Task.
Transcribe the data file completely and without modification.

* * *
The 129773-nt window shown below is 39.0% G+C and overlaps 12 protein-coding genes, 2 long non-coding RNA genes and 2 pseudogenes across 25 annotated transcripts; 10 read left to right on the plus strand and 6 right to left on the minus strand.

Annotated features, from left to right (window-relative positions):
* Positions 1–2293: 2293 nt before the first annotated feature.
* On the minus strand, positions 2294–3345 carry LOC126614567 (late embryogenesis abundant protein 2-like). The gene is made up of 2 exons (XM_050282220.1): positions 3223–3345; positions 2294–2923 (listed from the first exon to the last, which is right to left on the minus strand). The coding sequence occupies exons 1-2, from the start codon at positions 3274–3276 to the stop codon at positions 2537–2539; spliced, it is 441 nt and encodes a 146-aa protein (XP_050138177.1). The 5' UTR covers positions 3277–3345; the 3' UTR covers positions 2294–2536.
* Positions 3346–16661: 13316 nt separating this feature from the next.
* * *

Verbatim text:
The 129773-nt window shown below is 39.0% G+C and overlaps 12 protein-coding genes, 2 long non-coding RNA genes and 2 pseudogenes across 25 annotated transcripts; 10 read left to right on the plus strand and 6 right to left on the minus strand.

Annotated features, from left to right (window-relative positions):
* Positions 1–2293: 2293 nt before the first annotated feature.
* On the minus strand, positions 2294–3345 carry LOC126614567 (late embryogenesis abundant protein 2-like). The gene is made up of 2 exons (XM_050282220.1): positions 3223–3345; positions 2294–2923 (listed from the first exon to the last, which is right to left on the minus strand). The coding sequence occupies exons 1-2, from the start codon at positions 3274–3276 to the stop codon at positions 2537–2539; spliced, it is 441 nt and encodes a 146-aa protein (XP_050138177.1). The 5' UTR covers positions 3277–3345; the 3' UTR covers positions 2294–2536.
* Positions 3346–16661: 13316 nt separating this feature from the next.